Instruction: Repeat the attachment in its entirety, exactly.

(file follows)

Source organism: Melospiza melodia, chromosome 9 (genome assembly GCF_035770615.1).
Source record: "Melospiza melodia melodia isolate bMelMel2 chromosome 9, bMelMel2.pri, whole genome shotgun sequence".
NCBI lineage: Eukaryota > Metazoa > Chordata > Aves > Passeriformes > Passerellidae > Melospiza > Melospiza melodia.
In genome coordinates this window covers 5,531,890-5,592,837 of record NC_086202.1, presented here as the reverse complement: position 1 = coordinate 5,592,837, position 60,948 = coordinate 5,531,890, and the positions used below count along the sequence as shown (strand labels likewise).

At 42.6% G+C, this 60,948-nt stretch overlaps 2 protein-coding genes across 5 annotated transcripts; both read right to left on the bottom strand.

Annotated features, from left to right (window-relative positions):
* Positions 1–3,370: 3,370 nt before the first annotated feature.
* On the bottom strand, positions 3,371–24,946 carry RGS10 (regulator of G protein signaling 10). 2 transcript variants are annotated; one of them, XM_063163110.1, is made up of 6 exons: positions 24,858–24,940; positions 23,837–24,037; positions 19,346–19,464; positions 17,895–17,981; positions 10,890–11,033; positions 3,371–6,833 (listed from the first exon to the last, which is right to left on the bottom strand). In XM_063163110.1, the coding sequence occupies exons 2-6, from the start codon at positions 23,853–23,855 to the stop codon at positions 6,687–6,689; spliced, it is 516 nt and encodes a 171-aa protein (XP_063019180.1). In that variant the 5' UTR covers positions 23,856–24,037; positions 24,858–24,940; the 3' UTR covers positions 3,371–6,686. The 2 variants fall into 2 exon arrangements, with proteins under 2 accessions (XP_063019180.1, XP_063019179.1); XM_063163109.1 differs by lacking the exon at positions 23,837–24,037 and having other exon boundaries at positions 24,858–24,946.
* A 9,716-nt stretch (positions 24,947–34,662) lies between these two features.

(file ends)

Source organism: Melospiza melodia, chromosome 9 (genome assembly GCF_035770615.1).
Source record: "Melospiza melodia melodia isolate bMelMel2 chromosome 9, bMelMel2.pri, whole genome shotgun sequence".
NCBI lineage: Eukaryota > Metazoa > Chordata > Aves > Passeriformes > Passerellidae > Melospiza > Melospiza melodia.
In genome coordinates this window covers 5,531,890-5,592,837 of record NC_086202.1, presented here as the reverse complement: position 1 = coordinate 5,592,837, position 60,948 = coordinate 5,531,890, and the positions used below count along the sequence as shown (strand labels likewise).

At 42.6% G+C, this 60,948-nt stretch overlaps 2 protein-coding genes across 5 annotated transcripts; both read right to left on the bottom strand.

Annotated features, from left to right (window-relative positions):
* Positions 1–3,370: 3,370 nt before the first annotated feature.
* On the bottom strand, positions 3,371–24,946 carry RGS10 (regulator of G protein signaling 10). 2 transcript variants are annotated; one of them, XM_063163110.1, is made up of 6 exons: positions 24,858–24,940; positions 23,837–24,037; positions 19,346–19,464; positions 17,895–17,981; positions 10,890–11,033; positions 3,371–6,833 (listed from the first exon to the last, which is right to left on the bottom strand). In XM_063163110.1, the coding sequence occupies exons 2-6, from the start codon at positions 23,853–23,855 to the stop codon at positions 6,687–6,689; spliced, it is 516 nt and encodes a 171-aa protein (XP_063019180.1). In that variant the 5' UTR covers positions 23,856–24,037; positions 24,858–24,940; the 3' UTR covers positions 3,371–6,686. The 2 variants fall into 2 exon arrangements, with proteins under 2 accessions (XP_063019180.1, XP_063019179.1); XM_063163109.1 differs by lacking the exon at positions 23,837–24,037 and having other exon boundaries at positions 24,858–24,946.
* A 9,716-nt stretch (positions 24,947–34,662) lies between these two features.